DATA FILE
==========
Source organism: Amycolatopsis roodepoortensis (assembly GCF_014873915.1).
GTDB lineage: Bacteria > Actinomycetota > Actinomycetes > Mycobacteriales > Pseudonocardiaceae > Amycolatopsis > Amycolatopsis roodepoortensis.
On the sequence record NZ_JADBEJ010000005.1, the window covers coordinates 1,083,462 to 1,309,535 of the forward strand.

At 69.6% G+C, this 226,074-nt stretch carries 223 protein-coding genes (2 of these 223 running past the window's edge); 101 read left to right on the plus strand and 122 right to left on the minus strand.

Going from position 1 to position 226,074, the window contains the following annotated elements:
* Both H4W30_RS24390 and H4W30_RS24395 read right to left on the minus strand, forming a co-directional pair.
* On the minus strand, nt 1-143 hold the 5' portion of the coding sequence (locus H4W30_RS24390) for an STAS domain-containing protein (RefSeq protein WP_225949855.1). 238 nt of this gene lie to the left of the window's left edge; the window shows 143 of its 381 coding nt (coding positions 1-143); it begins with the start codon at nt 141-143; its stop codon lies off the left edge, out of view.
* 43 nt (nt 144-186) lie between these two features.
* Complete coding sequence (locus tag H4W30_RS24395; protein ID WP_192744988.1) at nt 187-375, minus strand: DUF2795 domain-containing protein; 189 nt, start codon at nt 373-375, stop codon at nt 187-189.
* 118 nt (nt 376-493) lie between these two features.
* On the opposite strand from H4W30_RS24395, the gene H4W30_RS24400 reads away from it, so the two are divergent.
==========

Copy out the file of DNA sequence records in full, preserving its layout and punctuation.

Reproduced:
Source organism: Amycolatopsis roodepoortensis (assembly GCF_014873915.1).
GTDB lineage: Bacteria > Actinomycetota > Actinomycetes > Mycobacteriales > Pseudonocardiaceae > Amycolatopsis > Amycolatopsis roodepoortensis.
On the sequence record NZ_JADBEJ010000005.1, the window covers coordinates 1,083,462 to 1,309,535 of the forward strand.

At 69.6% G+C, this 226,074-nt stretch carries 223 protein-coding genes (2 of these 223 running past the window's edge); 101 read left to right on the plus strand and 122 right to left on the minus strand.

Going from position 1 to position 226,074, the window contains the following annotated elements:
* Both H4W30_RS24390 and H4W30_RS24395 read right to left on the minus strand, forming a co-directional pair.
* On the minus strand, nt 1-143 hold the 5' portion of the coding sequence (locus H4W30_RS24390) for an STAS domain-containing protein (RefSeq protein WP_225949855.1). 238 nt of this gene lie to the left of the window's left edge; the window shows 143 of its 381 coding nt (coding positions 1-143); it begins with the start codon at nt 141-143; its stop codon lies off the left edge, out of view.
* 43 nt (nt 144-186) lie between these two features.
* Complete coding sequence (locus tag H4W30_RS24395; protein ID WP_192744988.1) at nt 187-375, minus strand: DUF2795 domain-containing protein; 189 nt, start codon at nt 373-375, stop codon at nt 187-189.
* 118 nt (nt 376-493) lie between these two features.
* On the opposite strand from H4W30_RS24395, the gene H4W30_RS24400 reads away from it, so the two are divergent.